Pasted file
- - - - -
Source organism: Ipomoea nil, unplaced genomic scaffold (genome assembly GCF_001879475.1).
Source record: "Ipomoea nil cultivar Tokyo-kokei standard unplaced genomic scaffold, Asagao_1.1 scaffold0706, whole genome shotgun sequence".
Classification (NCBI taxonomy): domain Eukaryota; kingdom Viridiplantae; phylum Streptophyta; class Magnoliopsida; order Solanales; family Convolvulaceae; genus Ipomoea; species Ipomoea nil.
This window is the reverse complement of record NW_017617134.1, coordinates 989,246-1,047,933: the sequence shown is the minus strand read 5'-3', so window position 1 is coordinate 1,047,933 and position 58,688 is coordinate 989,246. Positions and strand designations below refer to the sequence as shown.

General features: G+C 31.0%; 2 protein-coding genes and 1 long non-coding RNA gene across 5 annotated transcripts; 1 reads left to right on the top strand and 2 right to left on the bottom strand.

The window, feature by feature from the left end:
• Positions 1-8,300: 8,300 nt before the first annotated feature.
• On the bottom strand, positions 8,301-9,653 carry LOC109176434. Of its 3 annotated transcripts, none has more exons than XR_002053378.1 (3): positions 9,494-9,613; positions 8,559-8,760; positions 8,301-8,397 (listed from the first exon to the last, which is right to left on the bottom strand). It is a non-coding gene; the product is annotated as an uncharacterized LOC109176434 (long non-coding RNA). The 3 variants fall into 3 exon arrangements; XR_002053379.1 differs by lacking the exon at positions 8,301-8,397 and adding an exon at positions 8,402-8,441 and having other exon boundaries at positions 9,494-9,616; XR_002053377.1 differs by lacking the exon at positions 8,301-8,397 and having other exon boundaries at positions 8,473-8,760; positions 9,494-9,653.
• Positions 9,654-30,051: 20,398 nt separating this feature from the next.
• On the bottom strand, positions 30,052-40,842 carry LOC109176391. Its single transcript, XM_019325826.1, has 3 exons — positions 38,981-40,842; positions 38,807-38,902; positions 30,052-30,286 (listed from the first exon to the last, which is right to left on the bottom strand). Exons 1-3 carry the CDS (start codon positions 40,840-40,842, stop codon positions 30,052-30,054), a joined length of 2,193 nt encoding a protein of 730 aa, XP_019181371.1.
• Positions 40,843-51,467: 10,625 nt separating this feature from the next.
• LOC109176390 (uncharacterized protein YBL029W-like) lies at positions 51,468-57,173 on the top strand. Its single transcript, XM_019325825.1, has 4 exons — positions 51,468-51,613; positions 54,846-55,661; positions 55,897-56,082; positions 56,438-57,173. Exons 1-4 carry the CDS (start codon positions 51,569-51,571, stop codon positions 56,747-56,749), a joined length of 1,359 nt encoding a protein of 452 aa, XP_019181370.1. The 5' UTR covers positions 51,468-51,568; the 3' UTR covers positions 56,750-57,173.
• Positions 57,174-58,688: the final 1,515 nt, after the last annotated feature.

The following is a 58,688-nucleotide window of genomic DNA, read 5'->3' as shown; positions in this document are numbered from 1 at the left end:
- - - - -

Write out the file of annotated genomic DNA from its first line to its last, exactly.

Source organism: Ipomoea nil, unplaced genomic scaffold (genome assembly GCF_001879475.1).
Source record: "Ipomoea nil cultivar Tokyo-kokei standard unplaced genomic scaffold, Asagao_1.1 scaffold0706, whole genome shotgun sequence".
Classification (NCBI taxonomy): domain Eukaryota; kingdom Viridiplantae; phylum Streptophyta; class Magnoliopsida; order Solanales; family Convolvulaceae; genus Ipomoea; species Ipomoea nil.
This window is the reverse complement of record NW_017617134.1, coordinates 989,246-1,047,933: the sequence shown is the minus strand read 5'-3', so window position 1 is coordinate 1,047,933 and position 58,688 is coordinate 989,246. Positions and strand designations below refer to the sequence as shown.

General features: G+C 31.0%; 2 protein-coding genes and 1 long non-coding RNA gene across 5 annotated transcripts; 1 reads left to right on the top strand and 2 right to left on the bottom strand.

The window, feature by feature from the left end:
• Positions 1-8,300: 8,300 nt before the first annotated feature.
• On the bottom strand, positions 8,301-9,653 carry LOC109176434. Of its 3 annotated transcripts, none has more exons than XR_002053378.1 (3): positions 9,494-9,613; positions 8,559-8,760; positions 8,301-8,397 (listed from the first exon to the last, which is right to left on the bottom strand). It is a non-coding gene; the product is annotated as an uncharacterized LOC109176434 (long non-coding RNA). The 3 variants fall into 3 exon arrangements; XR_002053379.1 differs by lacking the exon at positions 8,301-8,397 and adding an exon at positions 8,402-8,441 and having other exon boundaries at positions 9,494-9,616; XR_002053377.1 differs by lacking the exon at positions 8,301-8,397 and having other exon boundaries at positions 8,473-8,760; positions 9,494-9,653.
• Positions 9,654-30,051: 20,398 nt separating this feature from the next.
• On the bottom strand, positions 30,052-40,842 carry LOC109176391. Its single transcript, XM_019325826.1, has 3 exons — positions 38,981-40,842; positions 38,807-38,902; positions 30,052-30,286 (listed from the first exon to the last, which is right to left on the bottom strand). Exons 1-3 carry the CDS (start codon positions 40,840-40,842, stop codon positions 30,052-30,054), a joined length of 2,193 nt encoding a protein of 730 aa, XP_019181371.1.
• Positions 40,843-51,467: 10,625 nt separating this feature from the next.
• LOC109176390 (uncharacterized protein YBL029W-like) lies at positions 51,468-57,173 on the top strand. Its single transcript, XM_019325825.1, has 4 exons — positions 51,468-51,613; positions 54,846-55,661; positions 55,897-56,082; positions 56,438-57,173. Exons 1-4 carry the CDS (start codon positions 51,569-51,571, stop codon positions 56,747-56,749), a joined length of 1,359 nt encoding a protein of 452 aa, XP_019181370.1. The 5' UTR covers positions 51,468-51,568; the 3' UTR covers positions 56,750-57,173.
• Positions 57,174-58,688: the final 1,515 nt, after the last annotated feature.

The following is a 58,688-nucleotide window of genomic DNA, read 5'->3' as shown; positions in this document are numbered from 1 at the left end: